WOONSOCKET, R.I. — CVS Health announced a new initiative focused on early identification of kidney disease and home dialysis for individuals with chronic kidney disease.
CVS explained that the program will introduce new home hemodialysis technology that should position the company as a “positive disruptor” in the field, with the potential to “help reshape and redefine the kidney care space.”
The company also commented that it plans to make a medical device for at-home dialysis and put it through a clinical trial, with an eye toward winning Food and Drug Administration approval to take the device to market.
Kidney disease affects some 30 million Americans, and it can lead to kidney failure, which afflicts nearly 700,000 Americans.
“In dialysis today, there is an enormous unmet medical need with high levels of mortality, frequent hospitalizations and poor quality of life for affected patients,” remarked Dr. Alan Lotvin, executive vice president and head of CVS Specialty. “As we explored this area it became clear that our enterprise assets from our experience with complex patient home care through Coram, the breadth of our chronic disease management capabilities with CVS Specialty and Accordant, and our deep payor relationships at CVS Caremark will enable us to create a unique value proposition to help reshape dialysis treatment.”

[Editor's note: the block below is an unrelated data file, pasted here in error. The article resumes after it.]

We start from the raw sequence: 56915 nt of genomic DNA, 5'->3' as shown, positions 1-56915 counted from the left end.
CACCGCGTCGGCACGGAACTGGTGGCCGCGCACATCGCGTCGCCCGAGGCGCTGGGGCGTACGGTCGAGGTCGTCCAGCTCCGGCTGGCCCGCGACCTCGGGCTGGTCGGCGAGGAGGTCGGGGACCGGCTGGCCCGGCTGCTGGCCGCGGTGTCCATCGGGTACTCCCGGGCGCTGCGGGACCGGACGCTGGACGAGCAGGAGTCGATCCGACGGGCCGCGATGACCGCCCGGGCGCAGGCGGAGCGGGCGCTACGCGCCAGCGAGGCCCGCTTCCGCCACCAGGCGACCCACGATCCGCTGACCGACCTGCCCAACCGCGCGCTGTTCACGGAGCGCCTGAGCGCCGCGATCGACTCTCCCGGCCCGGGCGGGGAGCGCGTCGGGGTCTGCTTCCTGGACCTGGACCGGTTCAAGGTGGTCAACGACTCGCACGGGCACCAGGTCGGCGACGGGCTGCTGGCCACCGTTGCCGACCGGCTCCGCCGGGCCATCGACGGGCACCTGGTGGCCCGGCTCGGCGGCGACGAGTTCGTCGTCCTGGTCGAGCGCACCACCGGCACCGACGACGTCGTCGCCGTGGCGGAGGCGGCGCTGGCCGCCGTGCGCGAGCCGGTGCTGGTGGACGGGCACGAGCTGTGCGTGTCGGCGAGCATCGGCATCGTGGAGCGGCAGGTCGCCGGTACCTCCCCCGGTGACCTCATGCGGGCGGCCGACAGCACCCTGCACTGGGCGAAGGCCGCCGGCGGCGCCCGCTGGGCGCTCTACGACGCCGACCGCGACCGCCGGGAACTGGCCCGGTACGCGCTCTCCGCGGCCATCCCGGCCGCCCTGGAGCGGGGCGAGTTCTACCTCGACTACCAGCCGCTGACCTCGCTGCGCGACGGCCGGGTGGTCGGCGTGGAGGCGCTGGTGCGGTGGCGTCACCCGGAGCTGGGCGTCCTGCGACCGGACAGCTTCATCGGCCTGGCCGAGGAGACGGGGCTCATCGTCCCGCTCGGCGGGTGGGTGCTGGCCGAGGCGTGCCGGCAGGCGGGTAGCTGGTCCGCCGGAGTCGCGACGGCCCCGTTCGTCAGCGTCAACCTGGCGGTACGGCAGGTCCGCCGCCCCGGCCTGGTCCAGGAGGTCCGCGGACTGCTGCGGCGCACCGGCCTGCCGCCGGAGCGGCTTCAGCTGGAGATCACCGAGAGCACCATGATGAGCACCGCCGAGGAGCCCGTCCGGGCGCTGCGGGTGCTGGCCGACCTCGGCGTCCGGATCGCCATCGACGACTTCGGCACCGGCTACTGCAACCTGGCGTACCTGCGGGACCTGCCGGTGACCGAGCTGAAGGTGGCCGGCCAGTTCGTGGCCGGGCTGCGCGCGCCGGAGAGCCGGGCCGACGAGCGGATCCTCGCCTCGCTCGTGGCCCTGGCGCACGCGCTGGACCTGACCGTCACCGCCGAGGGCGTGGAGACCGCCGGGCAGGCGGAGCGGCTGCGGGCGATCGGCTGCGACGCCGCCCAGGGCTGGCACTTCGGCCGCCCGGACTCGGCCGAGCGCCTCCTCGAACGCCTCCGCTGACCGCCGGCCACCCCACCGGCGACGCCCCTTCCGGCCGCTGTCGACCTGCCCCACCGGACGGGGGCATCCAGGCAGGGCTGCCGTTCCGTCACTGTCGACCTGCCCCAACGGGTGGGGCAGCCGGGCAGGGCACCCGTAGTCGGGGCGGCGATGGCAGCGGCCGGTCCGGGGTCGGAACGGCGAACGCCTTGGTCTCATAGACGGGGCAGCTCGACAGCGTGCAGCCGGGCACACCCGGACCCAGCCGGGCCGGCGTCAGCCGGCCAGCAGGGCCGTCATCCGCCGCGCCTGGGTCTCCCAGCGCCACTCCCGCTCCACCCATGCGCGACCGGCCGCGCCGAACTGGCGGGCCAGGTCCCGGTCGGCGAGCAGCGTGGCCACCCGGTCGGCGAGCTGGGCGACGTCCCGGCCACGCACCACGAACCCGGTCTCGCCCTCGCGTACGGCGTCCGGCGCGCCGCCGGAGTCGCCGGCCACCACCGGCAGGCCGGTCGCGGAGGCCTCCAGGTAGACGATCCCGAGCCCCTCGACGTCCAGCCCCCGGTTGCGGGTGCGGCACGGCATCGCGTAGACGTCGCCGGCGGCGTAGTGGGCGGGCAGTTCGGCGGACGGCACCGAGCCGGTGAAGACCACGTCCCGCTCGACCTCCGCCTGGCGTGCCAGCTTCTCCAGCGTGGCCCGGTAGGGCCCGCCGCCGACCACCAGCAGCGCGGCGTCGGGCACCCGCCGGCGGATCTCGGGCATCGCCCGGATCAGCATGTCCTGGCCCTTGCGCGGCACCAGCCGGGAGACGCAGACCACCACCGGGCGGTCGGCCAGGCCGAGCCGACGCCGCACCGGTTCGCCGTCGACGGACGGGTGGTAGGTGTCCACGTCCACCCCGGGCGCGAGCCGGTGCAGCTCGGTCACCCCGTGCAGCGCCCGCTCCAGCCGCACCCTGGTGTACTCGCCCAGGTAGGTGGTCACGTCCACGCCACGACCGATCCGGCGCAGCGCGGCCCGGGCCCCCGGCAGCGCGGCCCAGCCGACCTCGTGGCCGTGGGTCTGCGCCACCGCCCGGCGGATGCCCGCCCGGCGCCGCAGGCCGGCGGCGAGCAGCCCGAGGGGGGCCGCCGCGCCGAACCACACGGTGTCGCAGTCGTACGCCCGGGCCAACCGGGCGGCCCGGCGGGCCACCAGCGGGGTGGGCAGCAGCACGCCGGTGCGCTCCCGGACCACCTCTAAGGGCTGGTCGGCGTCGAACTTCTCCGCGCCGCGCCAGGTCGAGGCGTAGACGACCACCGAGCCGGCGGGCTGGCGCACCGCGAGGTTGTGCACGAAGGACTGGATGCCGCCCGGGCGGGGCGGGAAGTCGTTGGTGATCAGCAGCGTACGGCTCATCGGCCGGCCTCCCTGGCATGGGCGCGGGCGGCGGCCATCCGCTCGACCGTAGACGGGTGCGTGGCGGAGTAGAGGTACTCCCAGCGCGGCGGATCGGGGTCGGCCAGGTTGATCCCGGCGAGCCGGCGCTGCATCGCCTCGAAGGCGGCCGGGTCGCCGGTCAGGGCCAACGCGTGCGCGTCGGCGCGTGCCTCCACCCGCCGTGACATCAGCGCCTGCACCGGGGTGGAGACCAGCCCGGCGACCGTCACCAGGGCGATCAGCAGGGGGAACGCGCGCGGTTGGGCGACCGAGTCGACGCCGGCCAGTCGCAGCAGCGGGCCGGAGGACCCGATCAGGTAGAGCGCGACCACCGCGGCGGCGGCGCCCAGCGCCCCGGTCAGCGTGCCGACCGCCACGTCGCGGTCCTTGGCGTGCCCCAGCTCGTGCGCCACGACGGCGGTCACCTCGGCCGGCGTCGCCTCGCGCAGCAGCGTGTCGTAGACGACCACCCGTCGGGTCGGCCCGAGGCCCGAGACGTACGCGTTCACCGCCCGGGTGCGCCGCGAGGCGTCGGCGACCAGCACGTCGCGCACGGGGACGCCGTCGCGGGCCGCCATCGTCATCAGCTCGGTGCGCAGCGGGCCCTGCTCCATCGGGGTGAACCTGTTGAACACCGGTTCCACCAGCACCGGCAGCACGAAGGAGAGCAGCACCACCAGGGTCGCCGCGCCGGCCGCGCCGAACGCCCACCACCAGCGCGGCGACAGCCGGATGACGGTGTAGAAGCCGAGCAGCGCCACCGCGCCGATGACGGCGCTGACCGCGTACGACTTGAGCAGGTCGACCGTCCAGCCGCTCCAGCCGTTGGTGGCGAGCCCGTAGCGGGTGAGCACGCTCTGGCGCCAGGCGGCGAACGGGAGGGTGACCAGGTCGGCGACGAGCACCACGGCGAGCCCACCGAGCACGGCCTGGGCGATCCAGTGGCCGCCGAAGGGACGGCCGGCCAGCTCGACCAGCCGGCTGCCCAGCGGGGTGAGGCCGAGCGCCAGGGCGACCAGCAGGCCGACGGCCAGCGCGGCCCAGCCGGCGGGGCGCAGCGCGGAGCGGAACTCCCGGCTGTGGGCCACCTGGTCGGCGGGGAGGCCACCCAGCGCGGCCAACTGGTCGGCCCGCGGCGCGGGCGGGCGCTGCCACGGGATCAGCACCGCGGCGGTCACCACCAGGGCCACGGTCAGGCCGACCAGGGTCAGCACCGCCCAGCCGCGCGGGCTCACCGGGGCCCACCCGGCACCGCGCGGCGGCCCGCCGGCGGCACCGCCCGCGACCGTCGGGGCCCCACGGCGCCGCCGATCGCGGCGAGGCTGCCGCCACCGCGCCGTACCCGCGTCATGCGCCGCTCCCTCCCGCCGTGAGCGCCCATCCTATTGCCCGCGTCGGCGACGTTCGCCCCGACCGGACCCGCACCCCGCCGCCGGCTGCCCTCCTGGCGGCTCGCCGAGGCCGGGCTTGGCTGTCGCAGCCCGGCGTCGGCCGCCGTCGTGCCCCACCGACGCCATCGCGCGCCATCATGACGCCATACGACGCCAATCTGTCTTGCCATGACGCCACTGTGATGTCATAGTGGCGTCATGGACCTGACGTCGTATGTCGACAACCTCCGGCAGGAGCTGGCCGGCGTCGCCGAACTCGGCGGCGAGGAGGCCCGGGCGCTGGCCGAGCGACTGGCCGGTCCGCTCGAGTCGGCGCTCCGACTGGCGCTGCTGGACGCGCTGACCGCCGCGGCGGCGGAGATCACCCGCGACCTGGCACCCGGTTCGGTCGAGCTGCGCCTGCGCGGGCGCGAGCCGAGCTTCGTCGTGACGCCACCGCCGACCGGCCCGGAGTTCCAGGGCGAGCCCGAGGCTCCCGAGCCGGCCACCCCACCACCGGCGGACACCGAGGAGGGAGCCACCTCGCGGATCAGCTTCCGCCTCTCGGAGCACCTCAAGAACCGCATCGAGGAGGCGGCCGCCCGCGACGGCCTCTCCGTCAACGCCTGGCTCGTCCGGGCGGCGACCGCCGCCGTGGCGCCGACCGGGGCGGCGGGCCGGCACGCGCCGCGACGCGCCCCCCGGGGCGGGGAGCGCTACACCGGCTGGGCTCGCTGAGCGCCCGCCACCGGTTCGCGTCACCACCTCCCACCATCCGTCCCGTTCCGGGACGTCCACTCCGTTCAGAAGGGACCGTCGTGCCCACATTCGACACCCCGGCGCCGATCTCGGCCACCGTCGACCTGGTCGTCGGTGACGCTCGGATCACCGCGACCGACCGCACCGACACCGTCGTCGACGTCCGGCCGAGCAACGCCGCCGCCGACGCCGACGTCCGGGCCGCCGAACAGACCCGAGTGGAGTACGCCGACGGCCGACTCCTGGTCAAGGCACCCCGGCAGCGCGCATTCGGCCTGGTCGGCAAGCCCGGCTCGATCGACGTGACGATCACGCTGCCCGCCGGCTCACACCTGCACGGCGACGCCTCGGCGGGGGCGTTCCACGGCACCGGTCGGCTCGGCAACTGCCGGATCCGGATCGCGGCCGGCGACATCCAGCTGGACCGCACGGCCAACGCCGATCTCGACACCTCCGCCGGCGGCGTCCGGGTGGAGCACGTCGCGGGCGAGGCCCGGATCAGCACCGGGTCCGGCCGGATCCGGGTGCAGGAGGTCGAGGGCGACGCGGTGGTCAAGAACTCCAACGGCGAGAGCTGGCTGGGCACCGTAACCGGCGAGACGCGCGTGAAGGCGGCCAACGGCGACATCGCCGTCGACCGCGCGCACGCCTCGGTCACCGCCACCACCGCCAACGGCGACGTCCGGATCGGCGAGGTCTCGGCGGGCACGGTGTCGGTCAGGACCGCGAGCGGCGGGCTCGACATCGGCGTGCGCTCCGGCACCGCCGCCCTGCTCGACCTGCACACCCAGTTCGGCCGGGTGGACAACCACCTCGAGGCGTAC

CVS plans a phased rollout of the initiative. Initial efforts will focus on early identification of kidney disease and educating patients in the lifestyle interventions and treatments that might alleviate kidney disease and prevent kidney failure, CVS noted.
The company will initiate a clinical trial to demonstrate the safety and effectiveness of a home hemodialysis device that has been designed with features intended to make home hemodialysis simple and safe, and facilitate the longer, more frequent treatments that clinical research suggests can lead to better outcomes for some patient populations, commented CVS. In practical terms, longer and more frequent treatments can only be done at home.
The provision of chronic kidney care costs the Centers for Medicare and Medicaid Services (CMS) nearly $65 billion a year, CVS noted, and dialysis patient care adds another $34 billion to the Medicare budget. Yet, outcomes for Medicare patients treated with traditional in-center hemodialysis are poor.